I’ve successfully set up a couple of AVDF installation on different VM Server as well on HP Blade or Rack servers. On the VM server I never had any problems. For the installation of AVDF 12.1.1.x on HP servers BL465c Gen8 or DL380p Gen8, there were always warnings during partitioning of the disks. So far it was never an issue to just continue the installation. With AVDF 12.1.2 this has changed. On some HP servers with smart array disk controller the installation fails because of problems with the drivers respectively device names.
Earlier installation of AVDF like 126.96.36.199.0 simply complained about not enough space.
OK, 0GB is a bit less for setting up an AVDF Server :-), nevertheless ignoring the error still worked. AVDF 188.8.131.52 as well AVDF 184.108.40.206 could be successfully setup using the cciss Driver for HP Smart Array. As of AVDF 12.1.2 the error is not that friendly any more.
The title of the error “Error Parsing Kickstart Config” indicates that there is an issue at an early stage of the system setup. It is worth having a deeper look into the kickstart configuration file. The kickstart file can be found in the initrd.img image on the AVDF installation ISO. See AVDF installation ISO for how to extract the kickstart file.
In the kickstart file we can see at line 62, that a pre-script is executed to create the partition commands. This pre-script is a python script which does create a temporary file (/tmp/partition-include) with the partition commands based on the available disks. The partition command itself is then included at line 36.
########## Partition the disk ##############
# Create logical volume group - this is where all volumes will reside
volgroup vg_root pv.01
# Now create the volumes, a.k.a logical partitions. The data partions (/var/lib/oracle) is grown
# up to the specified size. The rest of the FS is left unallocated.
# You must make changes to ruby_lib/dbfw/dbfw_fstab.rb if you change the FS specification.
logvol swap --fstype swap --vgname=vg_root --size=4096 --name=lv_swap
logvol / --fstype ext3 --fsoptions="noatime" --vgname=vg_root --size=7000 --name=lv_root
logvol /images --fstype ext3 --fsoptions="noexec,nodev,nosuid,noatime" --vgname=vg_root --size=15000 --name=lv_images
logvol /usr/local/dbfw --fstype ext3 --fsoptions="noatime" --vgname=vg_root --size=1000 --name=lv_local_dbfw
logvol /usr/local/dbfw/tmp --fstype ext3 --fsoptions="noexec,nodev,nosuid,noatime" --vgname=vg_root --size=9000 --name=lv_local_dbfw_tmp
logvol /home --fstype ext3 --fsoptions="noexec,nodev,nosuid,noatime" --vgname=vg_root --size=1000 --name=lv_home
logvol /tmp --fstype ext3 --fsoptions="nodev,nosuid,noatime" --vgname=vg_root --size=2000 --name=lv_tmp
logvol /var/log --fstype ext3 --fsoptions="noexec,nodev,nosuid,noatime" --vgname=vg_root --size=6000 --name=lv_var_log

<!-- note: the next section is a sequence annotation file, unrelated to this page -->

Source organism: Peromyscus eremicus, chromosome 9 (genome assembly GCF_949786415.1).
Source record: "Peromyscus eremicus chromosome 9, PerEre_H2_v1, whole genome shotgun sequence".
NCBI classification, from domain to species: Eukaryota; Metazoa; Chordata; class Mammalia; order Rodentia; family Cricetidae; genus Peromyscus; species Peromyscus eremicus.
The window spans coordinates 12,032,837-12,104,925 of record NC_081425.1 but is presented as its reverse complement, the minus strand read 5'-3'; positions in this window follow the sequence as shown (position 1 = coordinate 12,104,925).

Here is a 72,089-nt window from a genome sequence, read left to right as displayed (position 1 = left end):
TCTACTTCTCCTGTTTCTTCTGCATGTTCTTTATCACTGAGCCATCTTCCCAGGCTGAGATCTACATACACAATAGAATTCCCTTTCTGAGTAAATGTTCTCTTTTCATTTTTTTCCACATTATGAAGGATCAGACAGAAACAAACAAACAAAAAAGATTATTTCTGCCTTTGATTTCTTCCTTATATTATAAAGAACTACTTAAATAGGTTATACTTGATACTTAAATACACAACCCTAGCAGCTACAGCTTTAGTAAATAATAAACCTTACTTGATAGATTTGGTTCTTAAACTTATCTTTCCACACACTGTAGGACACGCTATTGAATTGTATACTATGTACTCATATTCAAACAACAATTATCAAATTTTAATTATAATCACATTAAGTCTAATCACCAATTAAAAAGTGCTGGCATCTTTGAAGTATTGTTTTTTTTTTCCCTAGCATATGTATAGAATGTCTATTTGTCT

logvol /var/tmp --fstype ext3 --fsoptions="noexec,nodev,nosuid,noatime" --vgname=vg_root --size=6000 --name=lv_var_tmp
logvol /var/www --fstype ext3 --fsoptions="nodev,nosuid,noatime" --vgname=vg_root --size=1000 --name=lv_var_www
logvol /var/www/tmp --fstype ext3 --fsoptions="nodev,nosuid,noatime" --vgname=vg_root --size=1000 --name=lv_var_www_tmp
logvol /var/lib/oracle --fstype ext3 --fsoptions="noatime" --vgname=vg_root --size=20000 --name=lv_oracle
logvol /var/dbfw --fstype ext3 --fsoptions="noatime" --vgname=vg_root --size=10000 --name=lv_var_dbfw
# Tasks performed before installation
python /kickstart/partitions.py 2> /tmp/partitions_error
if [ $? -ne 0 ]; then
Having a look into the file /tmp/partition-include reveals the wrong partition command which leads to the error mentioned earlier. As you can see below the disks are specified with –ondisk=cciss!c0d0 rather than –ondisk=cciss/c0d0. The python script which builds the partition commands, has issues with the device names. Actually, for an HP smart array disk, the corresponding driver should be loaded so that the devices are visible as sd*. The root cause could be the missing driver or an error in the python script. I’ve opened a service request with oracle Support for further analysis.
For the moment I just see the following two workarounds.
- First install and configure AVDF 220.127.116.11 and perform an upgrade to AVDF 12.1.2.
- Install AVDF 12.1.2 with an alternative kickstart file respectively partition commands
The first workaround is straightforward. It just takes a bit more time. For the second workaround you may create a new AVDF ISO image, but this is way to complex. It is much simpler to manually specify the boot options and provide an alternative kickstart file on an internal web server. The kickstart file is the same as for the regular AVDF 12.1.2 installation, it just has a fixed partition section. For that I have taken the partitioning commands from the file /tmp/partition-include and removed the –ondisk parameter. I’ll provide my kickstart file as an example for download. But do not use it directly the partitioning section must be adapted to your environment.
Action plan for the workaround:
- Create an alternative kickstart file with correct partition commands for your environment
- Put the kickstart file on a Webserver which is accessible by the AVDF Server
- Boot from AVDF 12.1.2 ISO image with custom boot parameter
My custom boot option did look like the following command. The IP address is the address of my web server.
vmlinuz noipv6 initrd=initrd.img ramdisk_size=8192 ks=http://18.104.22.168/avdf.cfg
This problem is quite annoying, especially if you have already done the installation on another physical or virtual servers several times. The workaround is basically simple. With a bit enhanced Linux knowledge and a web server, one has quickly created an installation with an alternative kickstart file. Nevertheless I highly recommend to open a service request with Oracle when you have similar issues with your hardware during the setup of a productive AVDF 12.1.2 environment.
Further information on this topic.